AMS
Edmonton, Alberta

ResearchBlogging.orgSwartz JJ, Braxton D, & Viera AJ (2011). Calorie menu labeling on quick-service restaurant menus: an updated systematic review of the literature. The international journal of behavioral nutrition and physical activity, 8 PMID: 22152038

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13 Comments

  1. Couple quick thoughts:

    Calorie/nutritional info on menus makes sense as part of an overall public health strategy to increase consumer attention to calories and portion control and lead to behavior change/action in this area over time.

    But that’s long-term; the sheer presence of calorie data is unlikely to specifically trigger immediate behavior change in weeks, months, or even a couple of years in most people. Nothing else works that way – why would this?

    Consider the process that resulted in significantly lower cigarette smoking in the U.S.. Behavior change resulted from numerous factors over many years: the combined effects of public health ads, voluntary removal of smoking images from movies and TV shows, cigarette taxes, limits on where people were allowed to smoke, new understanding by consumers of cause/effect (smoking=lung cancer, etc.) and so on.

    [Related and worth noting, since it’s rarely mentioned as a benefit of mandatory disclosure: many people with either Type 1 or Type 2 diabetes monitor carb grams closely as part of their diabetes management plan and/or in order to determine appropriate insulin dosage. Restaurant nutritional info has historically been virtually impossible to get, so mandating this data disclosure is hugely helpful for them.]

    Leslie Nolen
    The Radial Group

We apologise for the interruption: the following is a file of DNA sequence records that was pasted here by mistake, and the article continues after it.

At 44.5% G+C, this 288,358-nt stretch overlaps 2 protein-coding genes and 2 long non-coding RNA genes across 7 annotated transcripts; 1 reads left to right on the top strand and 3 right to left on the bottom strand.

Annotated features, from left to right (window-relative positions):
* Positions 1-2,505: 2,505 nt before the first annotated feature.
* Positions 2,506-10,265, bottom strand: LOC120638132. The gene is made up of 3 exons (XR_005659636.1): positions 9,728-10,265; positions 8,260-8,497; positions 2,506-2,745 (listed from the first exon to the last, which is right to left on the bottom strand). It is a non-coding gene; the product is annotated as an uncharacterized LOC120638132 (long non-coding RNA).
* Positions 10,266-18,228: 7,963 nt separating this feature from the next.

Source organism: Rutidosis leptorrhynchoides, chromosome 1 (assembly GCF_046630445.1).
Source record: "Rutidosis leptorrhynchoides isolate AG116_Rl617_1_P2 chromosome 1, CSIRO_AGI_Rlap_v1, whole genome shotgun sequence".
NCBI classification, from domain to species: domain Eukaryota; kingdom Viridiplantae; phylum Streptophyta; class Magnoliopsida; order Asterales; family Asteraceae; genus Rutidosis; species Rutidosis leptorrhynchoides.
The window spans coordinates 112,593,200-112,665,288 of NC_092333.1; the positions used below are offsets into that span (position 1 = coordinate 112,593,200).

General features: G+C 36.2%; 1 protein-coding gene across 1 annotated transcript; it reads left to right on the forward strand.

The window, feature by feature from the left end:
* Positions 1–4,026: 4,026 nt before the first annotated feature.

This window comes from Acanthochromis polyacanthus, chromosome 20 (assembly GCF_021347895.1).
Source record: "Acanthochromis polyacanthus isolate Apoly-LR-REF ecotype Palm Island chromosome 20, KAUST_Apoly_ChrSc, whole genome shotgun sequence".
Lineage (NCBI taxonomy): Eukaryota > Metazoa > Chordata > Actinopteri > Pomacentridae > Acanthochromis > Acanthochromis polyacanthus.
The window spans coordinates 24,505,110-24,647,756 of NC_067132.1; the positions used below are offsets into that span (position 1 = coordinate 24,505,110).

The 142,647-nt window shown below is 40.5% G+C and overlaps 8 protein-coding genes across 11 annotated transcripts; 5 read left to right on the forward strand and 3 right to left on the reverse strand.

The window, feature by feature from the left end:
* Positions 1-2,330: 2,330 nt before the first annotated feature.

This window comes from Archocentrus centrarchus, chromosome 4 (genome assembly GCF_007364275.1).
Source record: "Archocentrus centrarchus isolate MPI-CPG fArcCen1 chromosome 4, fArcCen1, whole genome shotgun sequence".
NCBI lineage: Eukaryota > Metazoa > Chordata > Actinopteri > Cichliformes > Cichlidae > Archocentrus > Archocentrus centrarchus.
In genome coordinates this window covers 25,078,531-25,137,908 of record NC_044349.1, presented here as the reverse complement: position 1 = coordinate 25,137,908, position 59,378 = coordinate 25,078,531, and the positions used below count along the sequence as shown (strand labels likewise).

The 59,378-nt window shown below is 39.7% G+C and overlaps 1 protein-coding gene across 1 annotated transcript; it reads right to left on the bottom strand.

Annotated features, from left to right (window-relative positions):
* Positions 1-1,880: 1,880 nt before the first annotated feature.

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  2. Hi Arya, I was pleased and surprised to see calories indicated on the board menu in a fast food restaurant at the Toronto Airport in June on my way to the Canadian Obesity Student Meeting in Edmonton. It certainly helped me to make a better decision for choosing the best meal which would not reach over maximum calories I needed. I was even more pleased by the lemon flavored cold water available for free on the counter right after the cashier. I have photos If you need them. Paul

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  3. Personally I find it helpful, but then again I am fully educated on the topic and have a deep understanding of energy balance. Unfortunately I suspect I am in the smallest minority of the population. So I am not really surprised at these findings, yet I welcome them since it is important we are trying to measure the effects of these approaches.

    I agree with Leslie’s points above, namely that getting people to reduce energy consumption requires a multifaceted approach that moves the needle very slowly over a number of years—maybe even as long as a generation.

    I have to believe that some kind of legislation around the marketing of foods that have been shown clearly to promote poor health is also required. Otherwise the marketing forces that public health has to face up against are massive, and if you will pardon the comparison is a bit like farting against thunder!

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  4. One more thought to add:

    Another potential benefit from menu labelling would be a reformulation of products by industry, in order to display more ‘reasonable’ amounts of calories (and perhaps other nutrients as well).